The hermit beetle (Osmoderma eremita), which is listed in Annex II of the Habitats Directive and Annex II of the Bern Convention, is a near threatened species in Europe. It is restricted to old-growth (primary-, primeval- or virgin forest) forests as it inhabits decaying tree hollows, notably old oaks and also other deciduous hardwood trees, so any activities that destroy such trees (e.g. stand-replacing disturbance) are strongly detrimental to the species. The main overall threat is likely to be degradation or loss of habitat quality, involving the removal of the older dead and dying trees from forest/ woodland areas. There are three habitat types in Lithuania related to the hermit beetle.
The LIFE OSMODERMA project aims to: To develop a cross-border Lithuania-Latvia ecological network plan and identify the functional ecological network for the beetle and other saproxylic invertebrates (dependent on dead or decaying wood) from Kaunas oak forest to the slope of the Neris river by Verkiai; To prepare the necessary documentation for implementation of practical conservation actions in the area of the ecological network and ensure long-term conservation of restored habitat sites; To prepare a methodology for reintroduction of the beetle and to restore a viable population; To create favourable conditions for the hermit beetle and other saproxylics in core project areas by suitable management of the areas of old-growth forests/woodlands, creation of migratory corridors and eradication of alien species; To create stepping stones between these project areas and other potential areas, or creation of temporary artificial habitats; To improve monitoring techniques and equipment; To raise public awareness on the importance of these older, hardwood tree species for biodiversity conservation, socioeconomic impacts and ecosystem functions; and To share knowledge about conservation strategies for the beetle species and practical experience on habitat restoration among experts, and ensure the transfer and replicability of the project methods.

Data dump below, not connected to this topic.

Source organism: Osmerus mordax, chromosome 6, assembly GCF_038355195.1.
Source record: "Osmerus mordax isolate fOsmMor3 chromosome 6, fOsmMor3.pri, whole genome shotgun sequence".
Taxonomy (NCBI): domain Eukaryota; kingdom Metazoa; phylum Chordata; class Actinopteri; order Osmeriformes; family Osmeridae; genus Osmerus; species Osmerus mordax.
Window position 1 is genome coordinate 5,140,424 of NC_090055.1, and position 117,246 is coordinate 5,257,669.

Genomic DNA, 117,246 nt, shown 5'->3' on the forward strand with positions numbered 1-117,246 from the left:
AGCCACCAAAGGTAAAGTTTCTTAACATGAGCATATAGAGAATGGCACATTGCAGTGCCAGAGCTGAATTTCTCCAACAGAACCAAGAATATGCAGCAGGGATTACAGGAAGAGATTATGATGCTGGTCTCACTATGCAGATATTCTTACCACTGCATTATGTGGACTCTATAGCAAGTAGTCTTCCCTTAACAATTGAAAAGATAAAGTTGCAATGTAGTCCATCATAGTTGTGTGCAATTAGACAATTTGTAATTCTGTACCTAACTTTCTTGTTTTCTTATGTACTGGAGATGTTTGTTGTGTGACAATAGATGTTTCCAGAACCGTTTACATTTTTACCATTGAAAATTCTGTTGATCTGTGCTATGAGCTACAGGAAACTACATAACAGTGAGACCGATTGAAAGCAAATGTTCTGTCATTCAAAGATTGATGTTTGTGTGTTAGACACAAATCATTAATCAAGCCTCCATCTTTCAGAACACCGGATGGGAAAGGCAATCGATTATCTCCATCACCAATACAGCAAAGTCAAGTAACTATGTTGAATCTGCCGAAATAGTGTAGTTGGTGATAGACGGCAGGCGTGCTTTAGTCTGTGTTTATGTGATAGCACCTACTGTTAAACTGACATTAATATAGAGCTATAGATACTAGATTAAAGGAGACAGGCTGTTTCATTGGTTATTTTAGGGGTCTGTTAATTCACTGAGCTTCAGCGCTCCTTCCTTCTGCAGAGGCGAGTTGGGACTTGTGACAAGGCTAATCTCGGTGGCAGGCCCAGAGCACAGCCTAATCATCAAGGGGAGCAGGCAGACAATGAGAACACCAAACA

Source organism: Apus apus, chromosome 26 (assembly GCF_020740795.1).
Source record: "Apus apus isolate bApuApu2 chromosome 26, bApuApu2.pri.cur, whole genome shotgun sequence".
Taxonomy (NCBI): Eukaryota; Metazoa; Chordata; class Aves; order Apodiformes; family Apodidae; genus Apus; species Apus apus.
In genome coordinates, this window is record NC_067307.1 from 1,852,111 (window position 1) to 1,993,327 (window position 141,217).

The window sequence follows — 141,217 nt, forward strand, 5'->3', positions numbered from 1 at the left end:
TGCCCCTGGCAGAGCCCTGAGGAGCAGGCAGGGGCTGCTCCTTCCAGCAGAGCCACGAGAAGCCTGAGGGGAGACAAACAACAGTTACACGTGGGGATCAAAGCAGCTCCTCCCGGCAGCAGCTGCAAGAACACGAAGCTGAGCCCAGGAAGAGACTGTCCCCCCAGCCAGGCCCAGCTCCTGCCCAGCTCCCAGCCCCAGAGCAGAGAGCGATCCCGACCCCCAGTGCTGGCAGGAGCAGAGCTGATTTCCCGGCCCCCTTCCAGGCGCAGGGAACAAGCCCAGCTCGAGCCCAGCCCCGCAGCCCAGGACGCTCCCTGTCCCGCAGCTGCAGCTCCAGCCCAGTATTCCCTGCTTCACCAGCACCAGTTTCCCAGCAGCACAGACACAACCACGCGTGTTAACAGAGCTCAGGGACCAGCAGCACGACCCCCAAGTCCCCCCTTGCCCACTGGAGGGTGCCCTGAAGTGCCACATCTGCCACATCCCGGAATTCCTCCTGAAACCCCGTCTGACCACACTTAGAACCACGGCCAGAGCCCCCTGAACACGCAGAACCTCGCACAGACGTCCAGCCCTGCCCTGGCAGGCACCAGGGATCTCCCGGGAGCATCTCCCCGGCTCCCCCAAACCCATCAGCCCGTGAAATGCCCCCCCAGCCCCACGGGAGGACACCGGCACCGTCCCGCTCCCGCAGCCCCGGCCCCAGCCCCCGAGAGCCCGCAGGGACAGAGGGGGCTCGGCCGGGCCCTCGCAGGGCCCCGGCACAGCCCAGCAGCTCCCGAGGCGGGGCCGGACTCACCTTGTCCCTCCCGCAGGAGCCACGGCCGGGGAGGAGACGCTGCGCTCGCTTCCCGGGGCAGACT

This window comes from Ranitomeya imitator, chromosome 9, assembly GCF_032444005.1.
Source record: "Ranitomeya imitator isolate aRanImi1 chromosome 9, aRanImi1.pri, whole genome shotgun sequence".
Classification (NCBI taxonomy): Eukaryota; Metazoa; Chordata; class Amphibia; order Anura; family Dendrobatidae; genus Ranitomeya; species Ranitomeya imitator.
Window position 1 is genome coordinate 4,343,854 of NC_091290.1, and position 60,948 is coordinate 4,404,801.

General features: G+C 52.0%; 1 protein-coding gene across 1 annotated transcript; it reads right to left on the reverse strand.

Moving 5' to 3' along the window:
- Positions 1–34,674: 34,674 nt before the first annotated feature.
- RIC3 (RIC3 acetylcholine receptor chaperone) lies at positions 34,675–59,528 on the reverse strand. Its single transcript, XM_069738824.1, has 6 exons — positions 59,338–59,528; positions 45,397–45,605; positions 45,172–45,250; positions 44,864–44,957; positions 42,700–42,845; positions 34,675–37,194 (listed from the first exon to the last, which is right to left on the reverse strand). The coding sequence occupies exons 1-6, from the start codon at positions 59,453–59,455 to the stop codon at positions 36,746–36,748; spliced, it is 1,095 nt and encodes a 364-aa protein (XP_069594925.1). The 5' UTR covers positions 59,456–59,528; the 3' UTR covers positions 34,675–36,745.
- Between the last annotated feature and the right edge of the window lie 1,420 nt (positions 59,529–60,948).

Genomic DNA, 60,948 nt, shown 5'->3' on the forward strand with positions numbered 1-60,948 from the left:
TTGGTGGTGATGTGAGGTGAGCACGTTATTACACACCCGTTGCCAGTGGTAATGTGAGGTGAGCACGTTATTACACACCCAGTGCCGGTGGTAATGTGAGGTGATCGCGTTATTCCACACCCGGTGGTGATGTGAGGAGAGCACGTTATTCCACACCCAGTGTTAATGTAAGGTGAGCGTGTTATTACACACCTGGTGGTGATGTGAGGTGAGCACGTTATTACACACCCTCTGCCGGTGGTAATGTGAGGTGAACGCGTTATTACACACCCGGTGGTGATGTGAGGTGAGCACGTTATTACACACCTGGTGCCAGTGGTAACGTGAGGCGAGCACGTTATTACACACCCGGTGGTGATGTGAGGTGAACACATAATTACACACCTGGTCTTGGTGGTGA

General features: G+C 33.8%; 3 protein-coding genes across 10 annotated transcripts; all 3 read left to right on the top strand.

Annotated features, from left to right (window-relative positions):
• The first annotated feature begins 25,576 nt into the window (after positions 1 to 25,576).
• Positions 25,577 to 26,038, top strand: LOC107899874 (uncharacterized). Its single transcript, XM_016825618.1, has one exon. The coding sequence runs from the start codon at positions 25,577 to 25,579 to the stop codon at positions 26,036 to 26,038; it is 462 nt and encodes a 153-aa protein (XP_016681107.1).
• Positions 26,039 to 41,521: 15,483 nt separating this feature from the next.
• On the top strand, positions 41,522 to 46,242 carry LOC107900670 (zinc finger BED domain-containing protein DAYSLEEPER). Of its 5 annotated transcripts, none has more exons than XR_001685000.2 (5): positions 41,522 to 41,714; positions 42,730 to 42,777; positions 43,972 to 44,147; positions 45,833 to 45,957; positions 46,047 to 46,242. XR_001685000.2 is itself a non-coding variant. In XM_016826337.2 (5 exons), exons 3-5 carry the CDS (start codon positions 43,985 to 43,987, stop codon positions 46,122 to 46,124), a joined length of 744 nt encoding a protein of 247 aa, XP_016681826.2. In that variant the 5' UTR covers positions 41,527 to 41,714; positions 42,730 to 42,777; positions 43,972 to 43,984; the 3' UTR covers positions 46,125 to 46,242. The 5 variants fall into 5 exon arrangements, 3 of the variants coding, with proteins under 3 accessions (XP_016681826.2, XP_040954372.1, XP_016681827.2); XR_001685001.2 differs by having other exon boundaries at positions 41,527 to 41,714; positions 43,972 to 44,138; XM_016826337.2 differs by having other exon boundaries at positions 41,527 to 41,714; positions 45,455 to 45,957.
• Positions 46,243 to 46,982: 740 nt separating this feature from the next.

Expected results: A cross-border Lithuanian-Latvian ecological network plan; Identification of an ecological network for the target species and other saproxylics between Kaunas and Vilnius; Preparation of (two) management plans for Kaunas oak forest and for the slope of the Neris river by Verkiai; Guidelines on management of old-growth trees and deadwood for three Natura 2000 sites; A methodology for reintroduction of the beetle species; Installation of ‘smart pheromone traps’ (e.g. to limit pest populations); Restoration and management of 300-400 old-growth trees and other valuable older trees/deadwood; Elimination of invasive alien species on a total of 12 ha; Creation of dispersal corridors for the beetle species and control of invasive species inside core zones on a total area of 10 ha; Restoration of at least one viable hermit beetle population; Assessment of direct or indirect employment growth and raising the profile of the project area; Assessment of the project's impact on the ecosystem functions and of seven ecosystem services; and Various awareness raising activities.